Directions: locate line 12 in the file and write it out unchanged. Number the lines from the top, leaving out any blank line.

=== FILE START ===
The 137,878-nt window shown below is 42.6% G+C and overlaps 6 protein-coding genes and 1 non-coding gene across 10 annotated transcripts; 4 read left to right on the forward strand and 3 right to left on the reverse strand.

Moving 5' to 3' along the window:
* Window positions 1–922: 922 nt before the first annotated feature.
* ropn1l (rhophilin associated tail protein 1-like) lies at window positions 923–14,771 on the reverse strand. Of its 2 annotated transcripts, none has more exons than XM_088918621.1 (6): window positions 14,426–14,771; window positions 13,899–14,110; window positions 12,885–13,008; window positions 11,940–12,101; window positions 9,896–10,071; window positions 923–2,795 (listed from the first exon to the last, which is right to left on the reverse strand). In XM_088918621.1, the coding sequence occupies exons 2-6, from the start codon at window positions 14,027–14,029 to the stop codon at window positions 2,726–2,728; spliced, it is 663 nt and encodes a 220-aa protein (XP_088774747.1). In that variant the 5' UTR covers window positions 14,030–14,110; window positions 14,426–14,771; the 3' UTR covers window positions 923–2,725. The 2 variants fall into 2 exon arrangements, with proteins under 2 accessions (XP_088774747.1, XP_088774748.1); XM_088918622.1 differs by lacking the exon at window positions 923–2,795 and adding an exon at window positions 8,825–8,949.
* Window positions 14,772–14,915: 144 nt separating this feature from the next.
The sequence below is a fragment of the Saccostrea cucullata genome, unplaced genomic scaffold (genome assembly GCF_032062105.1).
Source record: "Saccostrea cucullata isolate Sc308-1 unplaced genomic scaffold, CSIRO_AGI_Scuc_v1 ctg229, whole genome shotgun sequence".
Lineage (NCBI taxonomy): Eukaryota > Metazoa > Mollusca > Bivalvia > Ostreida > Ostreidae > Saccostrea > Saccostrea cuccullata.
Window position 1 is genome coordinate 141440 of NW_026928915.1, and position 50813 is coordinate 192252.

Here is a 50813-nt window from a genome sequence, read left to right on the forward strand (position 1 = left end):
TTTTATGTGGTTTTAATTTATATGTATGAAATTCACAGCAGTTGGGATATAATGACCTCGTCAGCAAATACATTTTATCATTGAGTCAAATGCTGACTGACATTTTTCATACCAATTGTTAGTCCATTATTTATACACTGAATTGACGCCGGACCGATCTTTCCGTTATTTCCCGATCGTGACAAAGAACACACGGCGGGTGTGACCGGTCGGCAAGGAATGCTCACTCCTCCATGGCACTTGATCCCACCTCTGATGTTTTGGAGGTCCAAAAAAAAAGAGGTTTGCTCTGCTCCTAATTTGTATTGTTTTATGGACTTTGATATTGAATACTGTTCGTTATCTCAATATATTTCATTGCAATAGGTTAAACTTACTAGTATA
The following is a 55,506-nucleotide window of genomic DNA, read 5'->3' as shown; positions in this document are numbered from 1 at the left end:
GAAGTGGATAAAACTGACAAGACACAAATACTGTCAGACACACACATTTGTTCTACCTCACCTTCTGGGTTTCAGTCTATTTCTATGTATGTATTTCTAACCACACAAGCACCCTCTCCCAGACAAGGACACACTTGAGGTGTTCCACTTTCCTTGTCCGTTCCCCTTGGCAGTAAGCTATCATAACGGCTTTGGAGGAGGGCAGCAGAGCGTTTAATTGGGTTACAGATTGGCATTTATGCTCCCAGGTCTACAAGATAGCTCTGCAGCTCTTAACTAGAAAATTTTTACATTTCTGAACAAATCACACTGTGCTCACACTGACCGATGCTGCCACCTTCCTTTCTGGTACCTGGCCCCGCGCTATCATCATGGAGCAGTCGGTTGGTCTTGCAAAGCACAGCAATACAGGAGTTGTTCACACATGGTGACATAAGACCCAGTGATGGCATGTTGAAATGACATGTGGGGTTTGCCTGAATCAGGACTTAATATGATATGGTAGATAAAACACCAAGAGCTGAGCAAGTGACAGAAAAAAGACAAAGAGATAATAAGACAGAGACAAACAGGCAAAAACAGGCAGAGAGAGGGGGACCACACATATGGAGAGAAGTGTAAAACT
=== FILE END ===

The following is a 55,506-nucleotide window of genomic DNA, read 5'->3' as shown; positions in this document are numbered from 1 at the left end: